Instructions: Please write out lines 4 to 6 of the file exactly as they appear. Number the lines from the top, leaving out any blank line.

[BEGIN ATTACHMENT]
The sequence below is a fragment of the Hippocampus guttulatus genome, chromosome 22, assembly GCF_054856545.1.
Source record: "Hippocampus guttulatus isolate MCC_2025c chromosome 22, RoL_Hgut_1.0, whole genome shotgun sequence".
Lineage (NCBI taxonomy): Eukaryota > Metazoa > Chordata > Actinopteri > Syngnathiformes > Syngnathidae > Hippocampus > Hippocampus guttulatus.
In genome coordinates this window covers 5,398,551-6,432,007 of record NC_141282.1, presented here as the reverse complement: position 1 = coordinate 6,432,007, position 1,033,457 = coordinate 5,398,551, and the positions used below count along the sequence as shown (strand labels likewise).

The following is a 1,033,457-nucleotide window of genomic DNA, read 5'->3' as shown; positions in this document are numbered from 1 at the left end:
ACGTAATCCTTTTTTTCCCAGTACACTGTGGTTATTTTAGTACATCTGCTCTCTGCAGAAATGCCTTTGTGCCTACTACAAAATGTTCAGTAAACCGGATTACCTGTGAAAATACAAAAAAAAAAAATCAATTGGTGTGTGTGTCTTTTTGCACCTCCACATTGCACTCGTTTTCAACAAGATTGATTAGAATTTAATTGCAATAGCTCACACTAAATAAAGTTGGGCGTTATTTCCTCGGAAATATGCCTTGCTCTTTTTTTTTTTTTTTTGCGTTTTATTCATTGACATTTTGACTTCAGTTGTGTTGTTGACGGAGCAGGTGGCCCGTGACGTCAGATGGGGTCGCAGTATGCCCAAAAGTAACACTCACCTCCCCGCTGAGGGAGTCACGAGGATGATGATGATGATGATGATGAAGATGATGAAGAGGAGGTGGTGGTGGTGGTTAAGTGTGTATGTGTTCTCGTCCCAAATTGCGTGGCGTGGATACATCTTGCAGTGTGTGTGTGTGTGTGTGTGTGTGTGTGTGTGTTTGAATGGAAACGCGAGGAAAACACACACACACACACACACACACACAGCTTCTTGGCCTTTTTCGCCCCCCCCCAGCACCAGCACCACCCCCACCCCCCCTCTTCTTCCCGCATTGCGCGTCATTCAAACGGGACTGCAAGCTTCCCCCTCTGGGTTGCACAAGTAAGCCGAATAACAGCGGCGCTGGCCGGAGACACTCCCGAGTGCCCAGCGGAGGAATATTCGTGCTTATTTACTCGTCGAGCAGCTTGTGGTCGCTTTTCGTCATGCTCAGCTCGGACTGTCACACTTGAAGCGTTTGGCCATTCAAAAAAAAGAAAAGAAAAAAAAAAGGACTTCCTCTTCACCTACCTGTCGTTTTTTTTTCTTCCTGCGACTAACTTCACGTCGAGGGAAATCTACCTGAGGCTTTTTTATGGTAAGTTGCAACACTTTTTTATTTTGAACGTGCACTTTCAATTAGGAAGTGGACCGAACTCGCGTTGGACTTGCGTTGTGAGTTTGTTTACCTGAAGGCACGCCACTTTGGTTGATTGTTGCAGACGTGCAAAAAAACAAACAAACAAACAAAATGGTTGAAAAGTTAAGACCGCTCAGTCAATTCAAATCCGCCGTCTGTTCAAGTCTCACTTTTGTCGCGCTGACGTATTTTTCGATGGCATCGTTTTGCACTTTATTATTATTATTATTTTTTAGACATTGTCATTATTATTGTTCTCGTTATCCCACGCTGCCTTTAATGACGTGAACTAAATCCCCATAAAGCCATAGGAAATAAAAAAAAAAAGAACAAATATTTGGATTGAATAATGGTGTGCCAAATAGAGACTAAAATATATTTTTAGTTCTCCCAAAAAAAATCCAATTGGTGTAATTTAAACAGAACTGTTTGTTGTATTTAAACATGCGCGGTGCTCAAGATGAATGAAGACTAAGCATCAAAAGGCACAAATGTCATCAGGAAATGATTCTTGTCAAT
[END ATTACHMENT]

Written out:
In genome coordinates this window covers 5,398,551-6,432,007 of record NC_141282.1, presented here as the reverse complement: position 1 = coordinate 6,432,007, position 1,033,457 = coordinate 5,398,551, and the positions used below count along the sequence as shown (strand labels likewise).

The following is a 1,033,457-nucleotide window of genomic DNA, read 5'->3' as shown; positions in this document are numbered from 1 at the left end:
ACGTAATCCTTTTTTTCCCAGTACACTGTGGTTATTTTAGTACATCTGCTCTCTGCAGAAATGCCTTTGTGCCTACTACAAAATGTTCAGTAAACCGGATTACCTGTGAAAATACAAAAAAAAAAAATCAATTGGTGTGTGTGTCTTTTTGCACCTCCACATTGCACTCGTTTTCAACAAGATTGATTAGAATTTAATTGCAATAGCTCACACTAAATAAAGTTGGGCGTTATTTCCTCGGAAATATGCCTTGCTCTTTTTTTTTTTTTTTTGCGTTTTATTCATTGACATTTTGACTTCAGTTGTGTTGTTGACGGAGCAGGTGGCCCGTGACGTCAGATGGGGTCGCAGTATGCCCAAAAGTAACACTCACCTCCCCGCTGAGGGAGTCACGAGGATGATGATGATGATGATGATGAAGATGATGAAGAGGAGGTGGTGGTGGTGGTTAAGTGTGTATGTGTTCTCGTCCCAAATTGCGTGGCGTGGATACATCTTGCAGTGTGTGTGTGTGTGTGTGTGTGTGTGTGTGTGTTTGAATGGAAACGCGAGGAAAACACACACACACACACACACACACACAGCTTCTTGGCCTTTTTCGCCCCCCCCCAGCACCAGCACCACCCCCACCCCCCCTCTTCTTCCCGCATTGCGCGTCATTCAAACGGGACTGCAAGCTTCCCCCTCTGGGTTGCACAAGTAAGCCGAATAACAGCGGCGCTGGCCGGAGACACTCCCGAGTGCCCAGCGGAGGAATATTCGTGCTTATTTACTCGTCGAGCAGCTTGTGGTCGCTTTTCGTCATGCTCAGCTCGGACTGTCACACTTGAAGCGTTTGGCCATTCAAAAAAAAGAAAAGAAAAAAAAAAGGACTTCCTCTTCACCTACCTGTCGTTTTTTTTTCTTCCTGCGACTAACTTCACGTCGAGGGAAATCTACCTGAGGCTTTTTTATGGTAAGTTGCAACACTTTTTTATTTTGAACGTGCACTTTCAATTAGGAAGTGGACCGAACTCGCGTTGGACTTGCGTTGTGAGTTTGTTTACCTGAAGGCACGCCACTTTGGTTGATTGTTGCAGACGTGCAAAAAAACAAACAAACAAACAAAATGGTTGAAAAGTTAAGACCGCTCAGTCAATTCAAATCCGCCGTCTGTTCAAGTCTCACTTTTGTCGCGCTGACGTATTTTTCGATGGCATCGTTTTGCACTTTATTATTATTATTATTTTTTAGACATTGTCATTATTATTGTTCTCGTTATCCCACGCTGCCTTTAATGACGTGAACTAAATCCCCATAAAGCCATAGGAAATAAAAAAAAAAAGAACAAATATTTGGATTGAATAATGGTGTGCCAAATAGAGACTAAAATATATTTTTAGTTCTCCCAAAAAAAATCCAATTGGTGTAATTTAAACAGAACTGTTTGTTGTATTTAAACATGCGCGGTGCTCAAGATGAATGAAGACTAAGCATCAAAAGGCACAAATGTCATCAGGAAATGATTCTTGTCAAT